Week Three of the 58th New York Film Festival

I Carry You With Me, Heidi Ewing’s newest movie, a standout this film festival, opens January 8, 2021. [Image from Sundance]

And so, another film festival comes to a close. I have to say that the decision to broadcast all movies virtually has been quite the success — it allowed me to view more pictures than I would have normally been able to have they been screened at the Film Society of Lincoln Center. When you have to commute from a distant town to see a double feature and then commute back home, only the desire to witness great art and new releases — the inherent love of cinema proper — is what keeps a person like me going.

I’m not sure why, but I’m starting to notice a pattern with the New York Film Festival. More often than not the most impressive films will screen first (often right after Opening Night and during the first half, leading up to Centerpiece), leaving the second half to roll out its own list of films that while good, never quite leaves the indelible impression that the first ones did. This is not to say these are lesser films — perish the thought that I would even entertain that! — but I feel that some of them are solid debuts from new directors who haven’t yet found their footing in cinema, re-discoveries that truly merit a second view, and among them, the usual culprits who like clockwork send their newest works to movie-hungry folks waiting like hyenas for the kill.

Red White, and Blue

The only way to create change in a system that clings onto an arcane series of rules is to infiltrate it from the inside and by sheer presence alone, be the change. [As an openly gay man working in a decidedly non-traditional profession I will perfectly agree.] Steve McQueen’s fifth and final episode from his https://naturalpath.net/natural-news/mens-health-cialisis/100/ write a quadratic equation in the variable x having the given numbers as solutions http://v-nep.org/classroom/essay-planning-techniques/04/ click philosophy essay on love pfizer stock and viagra infertility here https://chanelmovingforward.com/stories/bibliography-card-format/51/ drexel essay apa style citation unpublished paper chi squared hypothesis https://haloworldwide.org/research/case-study-research-what-why-and-how-peter-swanborn/8/ follow link sav on viagra online pharmacy genuine medications argumentative essay for sale https://fotofest.org/solving/cinderella-character-traits/5/ here https://www.medimobile.com/erectile/centro-polispecialistico-via-nomentana/92/ university essay editing sites au calicut university phd thesis https://bigsurlandtrust.org/care/aurochem-reviews/20/ go site case study sample for criminology apa sociology paper format research proposal economicsВ here http://v-nep.org/classroom/essay-content/04/ https://reprosource.com/hospital/cialis-australia-mastercard/72/ https://home.freshwater.uwm.edu/termpaper/essay-on-i-am-ready-for-my-future/7/ http://mechajournal.com/alumni/buy-thesis-proposal/12/ viagra brand vs generic Small Axe series, Red, White, and Blue focuses on the topic of being the lone outsider in a sea of complacency. John Boyega plays Leroy Logan, a forensic scientist who comes to the realization that the only manner in which to bridge the gap between the police force and the Black community in London is to join them.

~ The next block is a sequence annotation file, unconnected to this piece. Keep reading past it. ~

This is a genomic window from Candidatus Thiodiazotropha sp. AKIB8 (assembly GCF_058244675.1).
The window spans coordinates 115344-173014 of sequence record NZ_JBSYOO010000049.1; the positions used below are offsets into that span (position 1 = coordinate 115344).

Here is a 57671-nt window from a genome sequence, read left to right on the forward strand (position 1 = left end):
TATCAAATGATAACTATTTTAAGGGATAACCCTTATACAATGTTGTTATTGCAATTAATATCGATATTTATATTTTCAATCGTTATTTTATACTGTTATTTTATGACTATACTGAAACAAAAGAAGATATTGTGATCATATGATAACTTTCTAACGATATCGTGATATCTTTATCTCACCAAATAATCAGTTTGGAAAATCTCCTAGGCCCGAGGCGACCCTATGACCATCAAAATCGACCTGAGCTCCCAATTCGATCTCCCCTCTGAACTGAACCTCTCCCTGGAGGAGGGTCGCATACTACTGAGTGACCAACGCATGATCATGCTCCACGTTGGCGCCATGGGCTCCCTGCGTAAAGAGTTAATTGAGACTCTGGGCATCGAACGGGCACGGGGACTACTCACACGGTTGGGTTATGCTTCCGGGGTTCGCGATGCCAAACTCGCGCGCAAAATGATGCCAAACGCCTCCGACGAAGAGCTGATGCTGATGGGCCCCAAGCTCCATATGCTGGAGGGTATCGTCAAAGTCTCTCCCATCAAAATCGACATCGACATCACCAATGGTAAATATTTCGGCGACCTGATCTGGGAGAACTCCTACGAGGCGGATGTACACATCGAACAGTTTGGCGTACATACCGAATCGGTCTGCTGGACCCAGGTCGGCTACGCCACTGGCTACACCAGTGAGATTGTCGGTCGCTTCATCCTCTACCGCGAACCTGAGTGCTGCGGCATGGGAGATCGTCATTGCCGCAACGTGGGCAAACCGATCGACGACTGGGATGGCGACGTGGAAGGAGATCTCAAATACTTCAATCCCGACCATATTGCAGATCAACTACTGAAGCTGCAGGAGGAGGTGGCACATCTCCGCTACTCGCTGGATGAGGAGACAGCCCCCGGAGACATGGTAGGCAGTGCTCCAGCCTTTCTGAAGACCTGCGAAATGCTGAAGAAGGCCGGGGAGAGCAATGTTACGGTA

McQueen’s episode suggests that this is a decision that’s been a long time coming — the catalyst being an incident in Leroy’s childhood when he was stopped and searched as a young teen by police officers who zoomed in on him for the sole reason that he was Black and in the wrong place at the wrong time. The incident, which ended with Leroy’s father Kenneth (Steve Toussaint) warning Leroy never to be a hoodlum or bring a cop to his house, couldn’t be more pregnant with irony, because years later there will be cops arriving at Kenneth’s house, but to recruit Leroy.

Clearly, the scene and story are set to spark conflict not only with Leroy and Kenneth — who gets attacked by cops over a false charge (again laced with racial overtones), but Leroy and his colleagues. The tension, from the moment he arrives at the precinct, is palpable. The only other ethnic officer is an Indian officer who is not even allowed to speak his native language when responding to an incident involving Gujarati speakers. Other than that, this is a milk-white police force, and not many are welcoming — quite the contrary. Red. White and Blue is a sharp episode that ends a bit too abruptly to leave the audience satisfied, but perhaps this is because Leroy’s major accomplishments occur much later than the episode’s timeline. While all that is excellent for the real-life Leroy, we as an audience are left closer to the gaping would of overt racism than anything else, leaving the story at an exclamation point rather than an east resolution. [B]